Crayola 64 Box Turns 50
To Celebrate, Eight New “Kids Choice Colors” Debut in Iconic Box
EASTON, Pa.--(BUSINESS WIRE)--An American classic, the Crayola 64 Box is turning the big 5-0 and Crayola has gone a bit “radical red” to mark the golden moment. That famous box with the built-in sharpener that debuted in 1958 and became home to colors like burnt sienna and cornflower has undergone an extreme color makeover for its fiftieth, to reflect the color preferences of today’s kids. Nearly 20,000 kids got the chance to be color experts for Crayola and helped select and name a special set of “Kids’ Choice Colors” in celebration of 50 years of the 64 Box. The palette of eight colors, deemed by kids as the “hot hues” for 2008, illustrate how different colors tell a story about what is important to today’s kids.
“As we mark 50 years of the 64 Box, we wanted the crayons inside to give a color commentary about what’s important to today’s kids and who better to do that than the kids themselves.”
“The 64 Box is chockfull of memories for millions,” said Keith Allison, Crayola color chemist and resident color expert. “As we mark 50 years of the 64 Box, we wanted the crayons inside to give a color commentary about what’s important to today’s kids and who better to do that than the kids themselves.”
Just like professional color experts who predict the year’s hot hues; kids across the country had the chance to voice their own opinion and pick the colors they felt were “in” for 2008. They were invited to participate in an online survey at Bonus.com where they were asked about the things they value and are most interested in. Next, they said what those things would look like as a color and then zoomed in on the shade within each color family (red, blue, green, yellow, brown, pink, orange and purple) that they felt was the coolest. The result? A collection of eight colors was created that draw on everything from kids wanting to play their part in protecting the planet to believing that they can become famous just like the everyday people who achieve stardom on reality shows.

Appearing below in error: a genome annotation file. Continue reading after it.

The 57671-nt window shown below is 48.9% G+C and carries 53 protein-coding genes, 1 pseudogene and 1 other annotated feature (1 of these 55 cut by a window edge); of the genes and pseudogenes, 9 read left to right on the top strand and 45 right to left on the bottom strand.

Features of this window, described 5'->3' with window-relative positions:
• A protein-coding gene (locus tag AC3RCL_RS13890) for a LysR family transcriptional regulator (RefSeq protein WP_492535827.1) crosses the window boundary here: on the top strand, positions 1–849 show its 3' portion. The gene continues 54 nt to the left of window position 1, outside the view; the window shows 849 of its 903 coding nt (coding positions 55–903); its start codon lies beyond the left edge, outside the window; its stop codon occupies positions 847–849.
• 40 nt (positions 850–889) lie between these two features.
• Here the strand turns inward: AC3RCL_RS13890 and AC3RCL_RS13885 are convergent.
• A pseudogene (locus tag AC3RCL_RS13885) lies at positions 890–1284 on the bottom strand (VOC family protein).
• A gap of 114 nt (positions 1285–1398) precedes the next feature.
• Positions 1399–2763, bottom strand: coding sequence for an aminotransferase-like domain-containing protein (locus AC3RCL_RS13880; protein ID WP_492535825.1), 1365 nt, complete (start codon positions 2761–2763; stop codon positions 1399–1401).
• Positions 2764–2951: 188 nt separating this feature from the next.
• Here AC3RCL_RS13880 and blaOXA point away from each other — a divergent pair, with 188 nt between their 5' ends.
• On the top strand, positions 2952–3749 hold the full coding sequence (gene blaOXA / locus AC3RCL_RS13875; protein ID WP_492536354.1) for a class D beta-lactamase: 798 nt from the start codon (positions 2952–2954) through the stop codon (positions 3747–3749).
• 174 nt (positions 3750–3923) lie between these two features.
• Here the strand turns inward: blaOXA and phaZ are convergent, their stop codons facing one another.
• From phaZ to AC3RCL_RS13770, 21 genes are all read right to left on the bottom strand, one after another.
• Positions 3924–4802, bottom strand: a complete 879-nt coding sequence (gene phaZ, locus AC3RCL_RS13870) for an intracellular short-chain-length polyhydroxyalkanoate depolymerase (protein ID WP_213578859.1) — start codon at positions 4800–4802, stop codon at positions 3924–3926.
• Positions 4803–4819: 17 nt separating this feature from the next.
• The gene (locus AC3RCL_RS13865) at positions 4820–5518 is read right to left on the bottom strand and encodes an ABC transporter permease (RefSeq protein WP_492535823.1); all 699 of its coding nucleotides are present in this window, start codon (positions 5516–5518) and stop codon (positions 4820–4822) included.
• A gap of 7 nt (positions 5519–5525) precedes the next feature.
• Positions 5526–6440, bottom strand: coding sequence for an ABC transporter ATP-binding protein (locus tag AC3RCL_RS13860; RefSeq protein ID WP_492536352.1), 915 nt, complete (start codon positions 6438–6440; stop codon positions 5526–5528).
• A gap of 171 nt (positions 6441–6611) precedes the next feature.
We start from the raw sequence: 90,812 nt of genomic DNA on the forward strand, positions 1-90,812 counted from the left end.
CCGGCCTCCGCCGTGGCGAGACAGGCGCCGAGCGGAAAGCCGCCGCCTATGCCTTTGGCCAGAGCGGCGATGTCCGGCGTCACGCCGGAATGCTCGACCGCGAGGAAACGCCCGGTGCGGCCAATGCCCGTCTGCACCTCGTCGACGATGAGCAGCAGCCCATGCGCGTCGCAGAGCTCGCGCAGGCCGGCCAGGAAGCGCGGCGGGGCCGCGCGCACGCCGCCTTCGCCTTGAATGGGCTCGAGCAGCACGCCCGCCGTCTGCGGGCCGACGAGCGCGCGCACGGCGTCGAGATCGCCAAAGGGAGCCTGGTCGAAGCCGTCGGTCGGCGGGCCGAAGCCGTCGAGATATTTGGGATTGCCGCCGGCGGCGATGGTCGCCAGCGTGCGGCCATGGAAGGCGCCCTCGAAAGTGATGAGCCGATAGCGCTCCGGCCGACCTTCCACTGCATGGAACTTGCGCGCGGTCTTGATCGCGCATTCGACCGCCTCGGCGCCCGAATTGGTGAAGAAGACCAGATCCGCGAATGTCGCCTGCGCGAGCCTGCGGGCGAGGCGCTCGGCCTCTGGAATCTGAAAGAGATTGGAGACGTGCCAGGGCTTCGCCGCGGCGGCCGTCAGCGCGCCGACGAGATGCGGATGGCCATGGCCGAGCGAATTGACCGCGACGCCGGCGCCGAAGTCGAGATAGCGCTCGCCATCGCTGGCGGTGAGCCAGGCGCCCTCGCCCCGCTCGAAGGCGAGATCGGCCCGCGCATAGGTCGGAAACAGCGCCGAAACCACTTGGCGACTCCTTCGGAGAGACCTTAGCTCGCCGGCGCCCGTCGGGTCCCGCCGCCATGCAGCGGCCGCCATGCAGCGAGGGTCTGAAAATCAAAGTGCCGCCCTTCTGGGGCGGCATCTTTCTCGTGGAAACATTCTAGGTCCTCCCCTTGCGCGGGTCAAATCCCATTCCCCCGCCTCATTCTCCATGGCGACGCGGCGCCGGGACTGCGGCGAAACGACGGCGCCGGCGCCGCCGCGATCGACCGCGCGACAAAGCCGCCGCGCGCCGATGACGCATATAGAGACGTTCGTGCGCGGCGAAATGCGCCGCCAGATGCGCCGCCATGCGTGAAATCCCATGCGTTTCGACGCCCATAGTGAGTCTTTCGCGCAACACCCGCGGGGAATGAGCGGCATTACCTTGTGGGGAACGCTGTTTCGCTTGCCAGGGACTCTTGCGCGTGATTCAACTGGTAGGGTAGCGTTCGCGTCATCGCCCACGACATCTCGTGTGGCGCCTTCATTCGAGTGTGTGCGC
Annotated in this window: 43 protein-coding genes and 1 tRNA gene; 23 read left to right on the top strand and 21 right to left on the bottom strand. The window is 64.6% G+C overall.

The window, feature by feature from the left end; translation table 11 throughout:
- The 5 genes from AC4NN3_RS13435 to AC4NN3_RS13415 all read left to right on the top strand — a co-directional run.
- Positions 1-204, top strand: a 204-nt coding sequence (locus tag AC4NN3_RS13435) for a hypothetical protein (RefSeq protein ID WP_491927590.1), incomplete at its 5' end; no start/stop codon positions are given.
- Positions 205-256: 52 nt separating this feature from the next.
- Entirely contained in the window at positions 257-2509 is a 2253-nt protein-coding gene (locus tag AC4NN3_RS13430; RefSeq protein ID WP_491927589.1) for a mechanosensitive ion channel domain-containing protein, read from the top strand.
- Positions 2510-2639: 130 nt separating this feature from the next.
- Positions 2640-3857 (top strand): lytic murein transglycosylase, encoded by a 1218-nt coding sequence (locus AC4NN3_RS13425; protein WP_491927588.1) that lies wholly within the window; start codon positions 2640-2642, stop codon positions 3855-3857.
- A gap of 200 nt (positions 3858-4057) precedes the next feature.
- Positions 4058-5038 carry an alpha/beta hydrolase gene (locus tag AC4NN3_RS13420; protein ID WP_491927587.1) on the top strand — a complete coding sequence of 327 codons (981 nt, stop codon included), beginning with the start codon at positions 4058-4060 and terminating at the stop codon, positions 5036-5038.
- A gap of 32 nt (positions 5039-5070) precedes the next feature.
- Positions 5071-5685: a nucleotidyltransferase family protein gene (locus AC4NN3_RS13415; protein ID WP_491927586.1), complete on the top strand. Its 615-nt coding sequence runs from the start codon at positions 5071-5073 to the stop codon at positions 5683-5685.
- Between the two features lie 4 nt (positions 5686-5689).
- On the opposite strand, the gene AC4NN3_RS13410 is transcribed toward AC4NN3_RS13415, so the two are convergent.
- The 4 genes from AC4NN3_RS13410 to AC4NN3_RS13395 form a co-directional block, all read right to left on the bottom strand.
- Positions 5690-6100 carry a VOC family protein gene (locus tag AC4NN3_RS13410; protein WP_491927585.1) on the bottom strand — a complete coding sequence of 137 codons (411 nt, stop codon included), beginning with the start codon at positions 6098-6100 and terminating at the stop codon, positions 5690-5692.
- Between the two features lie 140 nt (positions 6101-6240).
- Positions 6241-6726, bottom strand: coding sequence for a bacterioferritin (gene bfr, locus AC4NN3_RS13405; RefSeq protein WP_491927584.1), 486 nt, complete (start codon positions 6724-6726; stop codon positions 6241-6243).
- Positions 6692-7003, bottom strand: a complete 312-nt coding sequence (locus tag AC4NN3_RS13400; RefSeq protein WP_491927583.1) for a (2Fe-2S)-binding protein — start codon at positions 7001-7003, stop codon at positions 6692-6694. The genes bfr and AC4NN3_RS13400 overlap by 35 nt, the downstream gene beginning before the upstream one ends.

The 2008 “Kids Choice Colors” include:
“When it comes to kids and color, bright and bold is in fashion,” said Allison. “This vivid collection of colors, including several florescent hues, draws on kids’ fascination with bright shades.”
Just as Crayola’s new “Kids’ Choice Colors” open a door into what’s on kids’ minds, David Shayt, cultural history curator for the Smithsonian Institution in Washington, D.C., says that’s fitting given the doors the 64 Box has been opening for the last 50 years. “Opening a box is like stepping through the door to Oz,” says Shayt. “It’s like opening a box of memories for adults, especially colorful ones, and walking into the process of discovery for children. There’s a community of colors inside the box that peppers everyone’s imaginations.”
Each of these new hues introduced to celebrate 50 years of the Crayola 64 Box can be found inside the limited-edition 50th Birthday box, which features the new “perfect tip sharpener” that puts a perfect point on any worn down crayon so that it looks just like the original. These colors are also available in new 64 Box versions of Pipsqueaks markers and colored pencils created in honor of the birthday.
About the Crayola 64 Box
An American cultural icon, the Crayola 64 Box made its debut in 1958 on the “Captain Kangaroo Show.” More than 200 million Crayola 64 Boxes have been sold over the last 50 years. The 12.8 billion crayons inside would circle the earth 24 times. An original 64 Box was added to the Smithsonian’s National Museum of American History in 1998, the same year it was inducted into the National Toy Hall of Fame. The most popular color inside the Crayola 64 Box is blue.